It’s very hard to believe that light has gone out. She lived and practiced in Rhode Island but was in her home state of Nebraska when she collapsed from liver disease, which none of us even knew she suffered from. Liver disease is painful and debilitating and yet she carried on all her goals. When I met her last year I found a quiet and gentle person with a smile, someone I’d gladly follow.

And I remembered that gentle person earlier this year when she posted an article about an experience she had just had in the veterinary clinic, with a woman who brought in her dog for euthanasia but became upset when the dog was sedated. Lorie herself was upset, and the conversation has continued over months as others have found it. I had commented so I see all new comments as well, and Lorie answered each one, some of them quite long and detailed. That’s who she was.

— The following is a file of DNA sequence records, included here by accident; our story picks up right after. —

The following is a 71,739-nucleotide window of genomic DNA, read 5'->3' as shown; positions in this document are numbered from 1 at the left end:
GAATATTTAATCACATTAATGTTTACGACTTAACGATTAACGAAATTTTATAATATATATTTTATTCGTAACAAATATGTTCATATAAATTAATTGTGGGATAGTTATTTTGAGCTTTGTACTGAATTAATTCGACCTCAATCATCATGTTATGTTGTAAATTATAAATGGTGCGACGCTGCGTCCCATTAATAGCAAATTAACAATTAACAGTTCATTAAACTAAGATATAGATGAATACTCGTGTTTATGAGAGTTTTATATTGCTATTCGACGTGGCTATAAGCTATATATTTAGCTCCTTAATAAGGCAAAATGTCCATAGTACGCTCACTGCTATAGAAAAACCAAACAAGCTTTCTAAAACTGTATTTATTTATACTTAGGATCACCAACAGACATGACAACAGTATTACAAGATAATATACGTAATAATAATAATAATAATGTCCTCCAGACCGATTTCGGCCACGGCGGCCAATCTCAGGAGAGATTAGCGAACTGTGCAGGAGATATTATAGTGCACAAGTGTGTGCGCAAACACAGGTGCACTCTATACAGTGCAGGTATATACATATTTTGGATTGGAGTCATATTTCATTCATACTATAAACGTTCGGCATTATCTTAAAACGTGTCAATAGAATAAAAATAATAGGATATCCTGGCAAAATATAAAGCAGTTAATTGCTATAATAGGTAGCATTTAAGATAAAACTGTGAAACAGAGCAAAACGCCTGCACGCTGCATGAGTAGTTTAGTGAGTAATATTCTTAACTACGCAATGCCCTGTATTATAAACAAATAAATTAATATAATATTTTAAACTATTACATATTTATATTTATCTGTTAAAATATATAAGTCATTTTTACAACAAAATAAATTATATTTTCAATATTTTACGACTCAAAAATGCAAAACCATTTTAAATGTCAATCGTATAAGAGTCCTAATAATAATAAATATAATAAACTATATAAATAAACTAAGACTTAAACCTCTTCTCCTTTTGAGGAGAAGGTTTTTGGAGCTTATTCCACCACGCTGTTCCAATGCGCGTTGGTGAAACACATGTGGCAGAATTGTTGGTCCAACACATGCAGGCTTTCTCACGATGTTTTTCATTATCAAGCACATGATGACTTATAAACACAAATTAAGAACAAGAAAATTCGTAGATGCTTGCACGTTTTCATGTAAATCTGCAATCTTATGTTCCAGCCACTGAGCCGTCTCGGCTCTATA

You can read more about Lorie on her own website and on the Cat Writers’ Association website. Lorie left behind six rescued cats, some with special needs, Lilly, Midge, Rusty, Dillon, Rhette and Merlin. All six cats were adopted by her after being injured, sick and/or abandoned at the clinic, and they all need new homes. The following descriptions are ones she wrote herself for her author profile on PetMD:


  • Lilly is Lorie’s female tripod. Lilly lost a leg, part of her tail, and several toes after being mauled by a dog when she was a kitten. Faced with the decision to euthanize this badly injured eight-week old homeless kitten, Lorie decided to perform the necessary surgery and give her a chance at life. She has lived with Lorie since that time and is currently happy, healthy, and not at all bothered by the fact that she has only three legs.
  • Midge was part of an abandoned litter of kittens that was hand-reared by an employee of the hospital. After the purchase of a new house, Lorie decided she had room for at least one more cat and Midge became part of her family.